Among the criteria we consider when selecting journals are historical significance of the title, citation analysis, and relevance to a scholarly audience.
We begin by evaluating the journal’s content and scope, its audience, its editors and/or editorial board, and its review process. We also take other factors into consideration, including:
- Publication history, including age, previous titles, and any notable changes across the journal’s existence, such as frequency, scope of content, publisher or editorial staff
- Number of institutional subscribers
- Inclusion in indices of scholarly significance
- Connections to a scholarly organization, school or department, or government branch
- Citation or ranking data, when applicable, such as an ISI rank for the sciences, or any other quantitative measure that may help us determine the journal’s influence in its field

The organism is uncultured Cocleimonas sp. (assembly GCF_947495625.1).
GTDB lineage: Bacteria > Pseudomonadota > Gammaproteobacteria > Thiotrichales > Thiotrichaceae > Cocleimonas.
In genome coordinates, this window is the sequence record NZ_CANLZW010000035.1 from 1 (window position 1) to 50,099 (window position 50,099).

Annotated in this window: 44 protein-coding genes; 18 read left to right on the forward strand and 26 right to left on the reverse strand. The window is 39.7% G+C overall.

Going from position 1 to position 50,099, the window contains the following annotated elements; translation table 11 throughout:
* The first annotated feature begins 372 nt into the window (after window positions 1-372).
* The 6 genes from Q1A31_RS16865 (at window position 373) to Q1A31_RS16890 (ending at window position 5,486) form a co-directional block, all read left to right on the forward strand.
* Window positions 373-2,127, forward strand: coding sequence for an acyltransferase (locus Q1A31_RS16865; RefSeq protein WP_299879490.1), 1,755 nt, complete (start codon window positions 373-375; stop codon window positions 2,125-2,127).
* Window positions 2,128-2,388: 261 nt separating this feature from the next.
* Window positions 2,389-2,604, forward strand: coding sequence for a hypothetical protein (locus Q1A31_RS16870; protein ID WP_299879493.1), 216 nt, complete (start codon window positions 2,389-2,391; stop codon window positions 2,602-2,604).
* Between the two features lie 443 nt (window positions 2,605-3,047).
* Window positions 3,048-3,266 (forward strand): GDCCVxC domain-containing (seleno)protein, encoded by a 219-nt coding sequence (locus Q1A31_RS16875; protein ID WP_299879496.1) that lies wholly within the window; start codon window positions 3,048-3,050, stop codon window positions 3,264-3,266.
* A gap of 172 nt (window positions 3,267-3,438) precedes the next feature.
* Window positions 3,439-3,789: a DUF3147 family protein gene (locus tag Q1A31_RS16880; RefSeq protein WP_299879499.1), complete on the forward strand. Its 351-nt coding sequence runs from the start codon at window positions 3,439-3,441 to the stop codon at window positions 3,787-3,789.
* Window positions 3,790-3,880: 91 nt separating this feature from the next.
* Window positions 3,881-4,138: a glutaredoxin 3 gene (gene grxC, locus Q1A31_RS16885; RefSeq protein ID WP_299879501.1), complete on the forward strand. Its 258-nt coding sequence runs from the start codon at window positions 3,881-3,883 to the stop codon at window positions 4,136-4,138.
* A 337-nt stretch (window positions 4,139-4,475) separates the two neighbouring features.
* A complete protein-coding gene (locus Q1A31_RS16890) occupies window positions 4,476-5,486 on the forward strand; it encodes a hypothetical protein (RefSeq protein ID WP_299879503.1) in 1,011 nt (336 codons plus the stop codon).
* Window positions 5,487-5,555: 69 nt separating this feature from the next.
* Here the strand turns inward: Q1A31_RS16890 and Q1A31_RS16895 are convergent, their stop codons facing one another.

- The journal’s primary language, and any other languages used in the publication
- Accolades and recommendations from our community at large and scholarly organizations
- Highlights, such as seminal works that originally appeared in the journal and notable contributors
- Publications the publisher considers to be the journal’s peers, i.e., to which journals might a scholar looking to publish also have submitted their work?